How Long Does Simple Syrup Last?

We may earn affiliate fees for purchases using our links (at no additional cost to you). Learn More.

It’s essential to know the shelf life of the more “longer lasting” ingredients. Some people think things like simple syrup can last forever. Unfortunately, that’s just not true.

While some syrups can last a long time, they do go bad. Being able to tell when they’re bad and when they’re safe to eat is a piece of knowledge that every single person in the kitchen should know.

Whether you’re pouring a simple syrup for Hawaiian shaved ice or a mixed drink, read on to learn about how long it lasts, its shelf life, and how to tell when it’s time to toss it out.

How Long Does Simple Syrup Last?

The length depends on the ratio of sugar to water. More sugar means a longer shelf life.

There are a few different ratios and types of simple syrup, but you can expect the shelf life to be somewhere between 1 and 6 months if kept refrigerated in an airtight container. If left outside of the refrigerator, the sugars can begin to crystalize, making the syrup unusable within two weeks.

SEE ALSO: Does Sugar Go Bad?

Simple syrups typically have just two ingredients: sugar and water.

There are two “main” types of syrup. They are split by the ratio of sugar to water. The 2:1 sugar to water syrup is known as rich simple syrup and can last much longer than a 1:1 ratio.

They can also be made with a hot process or a cold process. The most commonly used process is a hot process. This process ensures the longest shelf life.

Does Simple Syrup Need To Be Refrigerated?

If you want the syrup to last as long as possible, keep it in an airtight container and refrigerate it. That’s the best way to do it.

How Long Does Simple Syrup Last At Room Temperature?

Simple syrup shouldn’t be kept a room temperature for long as it can go bad in as little as a week. The higher temperatures and airflow are always going to make things go bad faster.

Simple Syrup Shelf Life

Colored Simple Syrups

Refrigerated:

  • Homemade 2-4 weeks pure, 1-2 weeks with flavorings

Hot Process

  •  1:1 ratio – 1 month
  •  2:1 ratio – 6+ months

Cold process

  • Use within a week

Why does the ratio matter so much, and why is the cold process so bad compared to the hot?

The answer to both of those questions is simple chemistry. Most things in chemistry like to be equal.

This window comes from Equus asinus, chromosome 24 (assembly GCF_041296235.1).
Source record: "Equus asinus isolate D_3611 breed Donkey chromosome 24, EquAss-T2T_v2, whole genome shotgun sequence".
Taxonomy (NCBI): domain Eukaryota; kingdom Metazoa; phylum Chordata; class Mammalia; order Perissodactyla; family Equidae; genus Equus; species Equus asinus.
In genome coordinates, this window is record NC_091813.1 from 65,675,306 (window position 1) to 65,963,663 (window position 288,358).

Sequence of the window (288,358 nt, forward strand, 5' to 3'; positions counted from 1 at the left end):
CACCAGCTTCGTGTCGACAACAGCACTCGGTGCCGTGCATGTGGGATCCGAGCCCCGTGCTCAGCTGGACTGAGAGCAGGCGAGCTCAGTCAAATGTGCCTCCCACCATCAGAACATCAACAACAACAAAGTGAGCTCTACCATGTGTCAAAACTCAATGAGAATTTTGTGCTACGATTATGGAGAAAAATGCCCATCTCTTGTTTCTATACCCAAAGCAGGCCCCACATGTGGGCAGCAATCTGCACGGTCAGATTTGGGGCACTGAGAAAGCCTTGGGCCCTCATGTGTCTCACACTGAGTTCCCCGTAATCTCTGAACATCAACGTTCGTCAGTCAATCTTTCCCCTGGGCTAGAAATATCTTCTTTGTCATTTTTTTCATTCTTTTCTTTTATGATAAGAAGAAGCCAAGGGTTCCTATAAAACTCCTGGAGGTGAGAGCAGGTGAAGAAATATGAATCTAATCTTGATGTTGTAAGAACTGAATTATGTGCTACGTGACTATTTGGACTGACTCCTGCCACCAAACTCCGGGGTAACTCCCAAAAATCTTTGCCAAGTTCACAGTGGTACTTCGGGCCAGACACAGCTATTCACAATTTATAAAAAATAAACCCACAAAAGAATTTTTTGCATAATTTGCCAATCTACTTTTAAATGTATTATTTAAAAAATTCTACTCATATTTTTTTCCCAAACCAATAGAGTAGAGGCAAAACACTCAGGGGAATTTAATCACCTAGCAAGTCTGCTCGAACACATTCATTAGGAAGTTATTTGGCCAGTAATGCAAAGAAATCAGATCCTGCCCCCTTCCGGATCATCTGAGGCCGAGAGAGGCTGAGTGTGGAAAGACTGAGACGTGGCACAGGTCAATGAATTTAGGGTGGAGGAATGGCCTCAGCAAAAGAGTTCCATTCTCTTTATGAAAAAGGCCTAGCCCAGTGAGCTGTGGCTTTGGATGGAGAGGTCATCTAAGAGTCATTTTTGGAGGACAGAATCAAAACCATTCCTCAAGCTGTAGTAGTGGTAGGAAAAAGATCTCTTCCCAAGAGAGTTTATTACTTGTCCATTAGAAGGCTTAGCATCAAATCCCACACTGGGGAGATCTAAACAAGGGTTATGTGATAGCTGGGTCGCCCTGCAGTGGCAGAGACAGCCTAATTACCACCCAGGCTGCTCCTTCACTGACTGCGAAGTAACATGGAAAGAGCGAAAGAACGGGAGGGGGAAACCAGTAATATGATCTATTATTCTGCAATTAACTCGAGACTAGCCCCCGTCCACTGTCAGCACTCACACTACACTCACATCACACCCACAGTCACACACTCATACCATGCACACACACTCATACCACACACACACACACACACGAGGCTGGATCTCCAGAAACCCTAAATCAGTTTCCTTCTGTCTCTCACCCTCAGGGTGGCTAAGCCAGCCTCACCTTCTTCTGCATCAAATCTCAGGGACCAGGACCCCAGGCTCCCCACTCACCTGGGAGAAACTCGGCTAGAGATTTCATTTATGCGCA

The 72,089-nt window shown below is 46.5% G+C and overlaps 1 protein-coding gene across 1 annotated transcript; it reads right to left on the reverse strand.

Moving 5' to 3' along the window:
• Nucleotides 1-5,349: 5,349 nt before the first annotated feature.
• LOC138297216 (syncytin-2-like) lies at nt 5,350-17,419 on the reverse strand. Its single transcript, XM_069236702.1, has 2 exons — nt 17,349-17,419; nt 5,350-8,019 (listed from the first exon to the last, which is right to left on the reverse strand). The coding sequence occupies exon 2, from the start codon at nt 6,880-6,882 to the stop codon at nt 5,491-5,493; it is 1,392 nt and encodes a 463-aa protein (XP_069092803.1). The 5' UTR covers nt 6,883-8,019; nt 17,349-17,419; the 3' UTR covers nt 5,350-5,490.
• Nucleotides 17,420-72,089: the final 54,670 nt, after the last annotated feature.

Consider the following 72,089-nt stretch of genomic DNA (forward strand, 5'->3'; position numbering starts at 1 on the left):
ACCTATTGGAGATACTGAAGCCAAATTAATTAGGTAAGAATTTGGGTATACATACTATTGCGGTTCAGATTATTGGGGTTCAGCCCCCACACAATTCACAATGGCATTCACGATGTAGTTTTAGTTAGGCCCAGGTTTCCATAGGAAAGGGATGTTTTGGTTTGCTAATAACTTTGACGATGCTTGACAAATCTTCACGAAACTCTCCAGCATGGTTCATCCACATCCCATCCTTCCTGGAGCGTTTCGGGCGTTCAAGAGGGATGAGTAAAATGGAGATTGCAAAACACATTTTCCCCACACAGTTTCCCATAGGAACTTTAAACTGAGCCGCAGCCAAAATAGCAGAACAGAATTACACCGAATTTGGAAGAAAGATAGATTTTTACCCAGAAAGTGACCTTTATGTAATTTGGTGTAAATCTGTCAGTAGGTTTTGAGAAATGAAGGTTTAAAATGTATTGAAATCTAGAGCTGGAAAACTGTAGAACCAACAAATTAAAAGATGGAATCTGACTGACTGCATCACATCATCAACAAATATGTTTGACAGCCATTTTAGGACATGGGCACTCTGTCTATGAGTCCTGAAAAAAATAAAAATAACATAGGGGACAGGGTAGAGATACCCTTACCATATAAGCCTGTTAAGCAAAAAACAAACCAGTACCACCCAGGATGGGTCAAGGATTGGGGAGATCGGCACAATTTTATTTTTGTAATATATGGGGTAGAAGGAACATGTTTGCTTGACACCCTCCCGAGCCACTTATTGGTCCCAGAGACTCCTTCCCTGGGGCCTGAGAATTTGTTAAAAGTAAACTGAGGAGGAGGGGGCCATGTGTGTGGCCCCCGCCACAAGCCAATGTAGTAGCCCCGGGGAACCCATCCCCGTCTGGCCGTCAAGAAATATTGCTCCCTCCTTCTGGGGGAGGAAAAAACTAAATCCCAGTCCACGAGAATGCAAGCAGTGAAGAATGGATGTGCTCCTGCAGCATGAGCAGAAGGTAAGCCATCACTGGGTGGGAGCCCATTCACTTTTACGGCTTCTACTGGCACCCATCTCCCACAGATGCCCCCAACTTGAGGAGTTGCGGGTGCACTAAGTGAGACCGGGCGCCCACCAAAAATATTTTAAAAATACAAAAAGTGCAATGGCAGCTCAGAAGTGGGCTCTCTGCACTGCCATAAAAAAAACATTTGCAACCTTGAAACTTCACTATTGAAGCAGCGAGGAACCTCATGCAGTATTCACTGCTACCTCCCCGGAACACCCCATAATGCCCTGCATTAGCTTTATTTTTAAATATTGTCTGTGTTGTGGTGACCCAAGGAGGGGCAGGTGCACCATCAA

Think about when you make pasta. You salt the water, cook the pasta in the water, and then your pasta tastes salty. That’s because some of the salt in the water moved into the pasta.

The chemicals are “trying” to equalize the amount of salt in the water and the pasta.

A similar thing happens in the syrup but in reverse. When bacteria grow in simple syrup, they almost immediately die.

This is because the water is being pulled out of the bacteria and into the syrup. It’s trying to equalize the amount of sugar and water in both the syrup and the bacteria.

Since there’s already so much sugar in the syrup, a lot of water gets pulled from the bacteria. This kills the bacteria.

To put it simply, a higher ratio of sugar to water will make a thicker syrup and a longer shelf life. Any flavoring or additional additives to the syrup will lower the shelf life.

How to Tell if Simple Syrup is Bad

  • Crystallization: crystals appear in the bottom, not necessarily “bad.”
  • Bacteria: cloudy, foul smell, throw in the garbage immediately
  1. One way to tell if your syrup is bad is by checking the color. If the syrup appears cloudy, it means bacteria are actively growing in your syrup and need to be thrown out.
  2. An additional way to tell is by smelling. Any foul odor at all is indicative of syrup that’s gone bad.

If your syrup has gone bad, throw it in the trash. It’s just sugar water.

There are two ways simple syrup can go bad. It can crystallize and become very thick with large, hard chunks or become infested with bacteria.

Either way, with a pure simple syrup, it’s straightforward to tell if something is wrong. The syrup should be crystal clear. If it’s beginning to crystalize, you’ll be able to tell just by looking.

The crystals can usually be found near the bottoms of the containers. Crystals do not mean that the syrup is inedible, only that it is being stored improperly.

Bacteria infestations are a bit more serious. Luckily, it’s relatively easy to tell if it’s been infested.

Can Simple Syrup Make You Sick?

If the syrup is very bad and foul, then yes, it absolutely can make you sick. The main reason simple syrup goes bad is due to bacterial growth. Any bacteria that get into your body that aren’t supposed to be there can cause a multitude of medical issues.

Some of the world’s worst sicknesses come from bacteria. So if your syrup looks like it has bacteria, don’t risk it. Get rid of it. The ruined syrup will ruin your drinks anyway.

However, if it just has some crystallization, it’s most likely fine to use. However, I would consider getting more sooner than later.

How to Store Simple Syrup

Other than freezing, this method has made my syrup last the longest. You can use plastic bins, jars, bottles, or whatever airtight containers you can find. It doesn’t have to be perfect, but the tighter the seal, the better.

The seal and the lower temperature of the refrigerator keep the syrup stable and prevent bacterial growth.

If you’ve made your syrup from scratch, make sure to let it cool before putting it into an airtight container and sticking in the fridge.

In my experience, if you put hot food in a container and fridge it, it goes bad much faster.

Like simple syrup, I like to keep things simple.

If you want a long-lasting, simple syrup, go for a rich (2:1 ratio) syrup. Stored in the fridge in an airtight container, it can last upwards of 6 months.

If it’s going bad, you’ll be able to tell based on color and smell. Anything that’s cloudy or foul-smelling has gone and should be removed and tossed out.